Retired General Lloyd Austin was approved by the Senate on Friday as defense secretary, and he will become the first Black chief at the Pentagon. Pool Photo by Jim Lo Scalzo/UPI
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Jan. 22 (UPI) -- Lloyd J. Austin III was confirmed by the Senate as defense secretary on Friday, allowing the retired general to become the first Black Pentagon chief.
The floor vote of 93 to 2 came after the Senate and the House waived a rule keeping retired military personnel from the position for at least seven years, a provision intended to reinforce civilian control of the military.
Austin retired from the military, after 41 years, in 2016 as a four-star Army general.
James Mattis, former president Donald Trump's first defense secretary, received a similar waiver in 2017.
The quick and overwhelming vote favoring Austin was an indication of bipartisan consensus in the Senate that President Joe Biden's choice of defense secretary required immediate installation.
Austin was commander of U.S. Central Command, regarded as the U.S. military's foremost combat command with responsibilities across the Middle East, from 2013 to 2016.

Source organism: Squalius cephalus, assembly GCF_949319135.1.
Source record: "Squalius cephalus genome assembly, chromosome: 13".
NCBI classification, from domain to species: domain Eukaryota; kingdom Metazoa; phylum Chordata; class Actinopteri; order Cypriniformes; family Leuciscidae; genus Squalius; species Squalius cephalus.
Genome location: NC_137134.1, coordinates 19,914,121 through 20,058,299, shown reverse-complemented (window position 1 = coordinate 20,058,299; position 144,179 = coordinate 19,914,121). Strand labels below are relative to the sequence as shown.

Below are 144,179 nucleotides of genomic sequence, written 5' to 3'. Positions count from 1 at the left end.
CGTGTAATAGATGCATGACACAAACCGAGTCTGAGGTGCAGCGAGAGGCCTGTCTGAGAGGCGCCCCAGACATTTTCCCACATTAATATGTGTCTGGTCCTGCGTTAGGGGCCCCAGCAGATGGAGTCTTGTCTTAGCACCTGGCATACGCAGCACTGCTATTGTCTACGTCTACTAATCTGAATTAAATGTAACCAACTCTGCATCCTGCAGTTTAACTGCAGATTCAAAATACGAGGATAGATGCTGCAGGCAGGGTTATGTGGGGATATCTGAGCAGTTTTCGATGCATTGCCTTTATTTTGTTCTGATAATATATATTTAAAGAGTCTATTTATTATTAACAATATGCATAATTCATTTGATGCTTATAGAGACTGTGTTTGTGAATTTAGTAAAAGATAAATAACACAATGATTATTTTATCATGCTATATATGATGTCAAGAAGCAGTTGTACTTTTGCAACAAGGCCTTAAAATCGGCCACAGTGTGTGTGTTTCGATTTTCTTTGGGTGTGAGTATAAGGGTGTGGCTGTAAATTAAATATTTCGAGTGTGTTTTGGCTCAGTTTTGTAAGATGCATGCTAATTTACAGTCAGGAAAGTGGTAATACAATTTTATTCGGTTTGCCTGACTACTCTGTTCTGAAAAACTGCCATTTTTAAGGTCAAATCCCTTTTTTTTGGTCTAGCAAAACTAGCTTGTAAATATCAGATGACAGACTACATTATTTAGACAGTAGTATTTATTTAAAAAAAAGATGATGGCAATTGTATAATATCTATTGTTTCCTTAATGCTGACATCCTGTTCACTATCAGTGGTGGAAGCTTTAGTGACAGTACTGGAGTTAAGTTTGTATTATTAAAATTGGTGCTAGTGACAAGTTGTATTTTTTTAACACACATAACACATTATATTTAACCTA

Austin's nomination moved to the Senate from the Senate armed services committee on Wednesday.
Sen. Jack Reed, D-R.I., the panel's ranking Democrat, said in a statement at the time that "I will support his historic nomination and believe he will restore direction to a Pentagon that has been left rudderless and adrift for too long under the previous administration.
"His character and integrity are unquestioned and he possesses the knowledge and skill to effectively lead the Pentagon," Reed said.
The Defense Department, and its leadership in the cabinet-level defense secretary, was established by President Harry Truman in 1947. Within one year the desegregation of the U.S. military was ordered.
Housing and Urban Development Secretary.
White House Press Secretary Jen Psaki (L) looks on as Secretary of Housing and Urban Development Fudge, the first Black woman to lead the department in decades, speaks at a news conference in the James Brady Press Briefing Room of the White House. Photo by Michael Reynolds/UPI | License Photo